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Watertown to push your buttons

XITANG Watertown in nearby Zhejiang Province is unlike closer-in watertowns - it's tranquil and uncrowded. It also features funky, interesting museums exhibiting buttons, root carving, tiles and Chinese wine culture. Michelle Zhang pays a visit.

I once visited Antico Setificio Fiorentino, the oldest silk factory in Italy, and one of the oldest in the world, housed in an 18th century building in Florence. In a large, noisy room, the finest silks were produced in the most traditional way - woven on a manual loom by experienced workers. The hand pulls a rope, the shuttle slides through and among the threads.

It takes months to produce only enough fabric to make a cushion or a blanket. Royal families in Europe traditionally order fabrics from the factory.

Most recently, I visited the China Button Museum in Xitang, an ancient watertown in nearby Zhejiang Province. Housed in a Ming Dynasty (1368-1644) building, the museum has a wide collection of buttons - any kind that you can imagine - from the traditional Chinese knots to the latest ones made from horn, ivory, mother of pearl and bamboo.

Also on display is old machinery used by Xitang people more than 100 years ago to make buttons out of shells.

A skilled craftsman showed visitors how a button is made in the most traditional way. From picking up the shell, cutting out the shape, polishing the button to drilling holes on it - all was done on the traditional treadle machine.

The scene suddenly reminded me of the silk factory and the weavers in Florence: the oldest button factory in China, maybe even in the world, housed in historic Chinese architecture - how cool would that be?

It is hard to believe that this tranquil town, where Tom Cruise shot scenes of "Mission Impossible 3," features a lot of funky, interesting museums.


In addition to the button museum, there's a ceramic tile museum, a Chinese wine culture museum and a wood root carving museum, all housed in well-preserved old buildings known as the heart of Xitang in a section with canals and bridges.

Unlike those noisy, crowded, over-developed watertowns such as Zhujiajiao and Zhouzhuang, Xitang retains a very quiet, natural environment. People enjoy their life and work. Shop owners don't push you to buy. Many were taking a nap behind the cash register when I visited. There is a boutique called Heaven of Matches, in which you can find matches in all kinds of bizarre packages. A reasonably sized boutique selling nothing but matches - can you believe that in the year 2010?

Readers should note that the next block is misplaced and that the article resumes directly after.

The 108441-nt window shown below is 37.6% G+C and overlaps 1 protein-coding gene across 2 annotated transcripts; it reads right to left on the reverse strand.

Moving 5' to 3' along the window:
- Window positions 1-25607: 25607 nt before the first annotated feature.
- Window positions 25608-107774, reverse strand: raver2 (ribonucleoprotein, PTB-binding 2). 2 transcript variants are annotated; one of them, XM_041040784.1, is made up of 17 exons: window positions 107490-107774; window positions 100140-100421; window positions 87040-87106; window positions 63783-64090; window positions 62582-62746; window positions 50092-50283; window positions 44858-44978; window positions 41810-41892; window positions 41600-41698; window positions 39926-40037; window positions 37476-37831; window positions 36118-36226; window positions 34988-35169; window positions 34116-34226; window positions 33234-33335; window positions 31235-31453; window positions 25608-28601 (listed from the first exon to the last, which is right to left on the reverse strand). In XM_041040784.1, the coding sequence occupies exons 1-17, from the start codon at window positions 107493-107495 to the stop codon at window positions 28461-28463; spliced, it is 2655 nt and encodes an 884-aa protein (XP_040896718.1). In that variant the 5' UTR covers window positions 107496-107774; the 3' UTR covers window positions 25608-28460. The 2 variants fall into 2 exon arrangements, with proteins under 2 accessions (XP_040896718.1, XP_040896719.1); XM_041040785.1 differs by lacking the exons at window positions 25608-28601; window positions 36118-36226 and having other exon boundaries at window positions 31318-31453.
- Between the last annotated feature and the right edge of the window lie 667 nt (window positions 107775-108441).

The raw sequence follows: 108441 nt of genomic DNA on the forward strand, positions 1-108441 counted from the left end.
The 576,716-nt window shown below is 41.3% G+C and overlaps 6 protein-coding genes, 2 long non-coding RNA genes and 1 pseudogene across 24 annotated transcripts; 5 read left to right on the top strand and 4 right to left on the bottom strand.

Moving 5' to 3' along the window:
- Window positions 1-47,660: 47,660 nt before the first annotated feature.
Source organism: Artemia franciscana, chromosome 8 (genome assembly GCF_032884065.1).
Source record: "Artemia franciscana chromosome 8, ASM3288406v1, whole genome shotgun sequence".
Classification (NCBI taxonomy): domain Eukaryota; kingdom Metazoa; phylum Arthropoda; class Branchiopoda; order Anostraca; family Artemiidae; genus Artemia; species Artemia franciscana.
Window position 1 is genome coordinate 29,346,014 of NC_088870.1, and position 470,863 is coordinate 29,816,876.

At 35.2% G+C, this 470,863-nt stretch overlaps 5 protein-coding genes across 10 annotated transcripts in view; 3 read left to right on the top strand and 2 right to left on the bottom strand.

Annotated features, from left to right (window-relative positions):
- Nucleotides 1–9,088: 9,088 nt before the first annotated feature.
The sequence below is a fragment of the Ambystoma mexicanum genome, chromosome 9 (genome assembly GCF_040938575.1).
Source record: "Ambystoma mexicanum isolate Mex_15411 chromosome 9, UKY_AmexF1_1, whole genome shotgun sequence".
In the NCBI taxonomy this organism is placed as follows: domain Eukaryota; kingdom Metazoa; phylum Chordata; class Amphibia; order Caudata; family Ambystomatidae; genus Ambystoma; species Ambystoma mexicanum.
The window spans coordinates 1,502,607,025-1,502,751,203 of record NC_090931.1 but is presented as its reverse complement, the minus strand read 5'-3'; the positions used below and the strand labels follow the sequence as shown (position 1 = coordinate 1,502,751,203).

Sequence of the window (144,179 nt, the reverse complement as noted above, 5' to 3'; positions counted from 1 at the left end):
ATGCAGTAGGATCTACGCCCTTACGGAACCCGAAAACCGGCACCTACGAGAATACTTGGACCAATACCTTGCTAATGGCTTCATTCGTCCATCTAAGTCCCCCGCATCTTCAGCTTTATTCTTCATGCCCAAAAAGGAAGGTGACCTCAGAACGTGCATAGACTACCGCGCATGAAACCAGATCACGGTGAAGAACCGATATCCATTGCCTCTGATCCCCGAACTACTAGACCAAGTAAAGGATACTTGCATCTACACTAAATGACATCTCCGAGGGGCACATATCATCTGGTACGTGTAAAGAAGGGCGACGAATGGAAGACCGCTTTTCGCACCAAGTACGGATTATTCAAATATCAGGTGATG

Boats are constantly plying the waterways in Xitang. It costs 100 yuan (US$14.60) to rent a boat (10 people maximum) during the day and 150 yuan at night. The boatman told me that he earns a fixed salary so he doesn't worry much about how many people he chauffeurs a day.

"I'm always happy to do my job, even if there's only one customer onboard," he says.

When night falls, restaurants along the river get busy. Spring is the best time for fresh seafood and veggies. Recommended local dishes include the steamed fresh fish, river shrimps, hairy crabs and eel paste served in boiling oil as well as pork braised in lotus leaves.

Food stalls in the center of the town sell local snacks such as dumplings, multicolored candies, sweet and salty crispy cakes, and globs of molasses on sticks.

For 10 yuan you can get a cup of green tea at one of the oldest tea houses in Xitang, at the entrance of Xiyuan Garden, once the residence of the richest family in town. A band of four old men performing on traditional Chinese instruments keeps you company at night.

Quaint little guest houses in renovated old buildings are all over the town. Many are equipped with modern facilities such as private showers and air conditioning. Some of them also feature cafe-cum-bars in the lobby where cocktails, beer, coffee and Internet services are provided, although I really doubt if you would think of using the Internet in such Zen-feel surroundings.

The official Website for Xitang is It contains information in English. To attract tourists visiting the World Expo 2010 Shanghai, the Jiashan County (Xitang is part of Jiashan County) has launched a 24-hour hotline for tourist information: (0573) 8402-4777.


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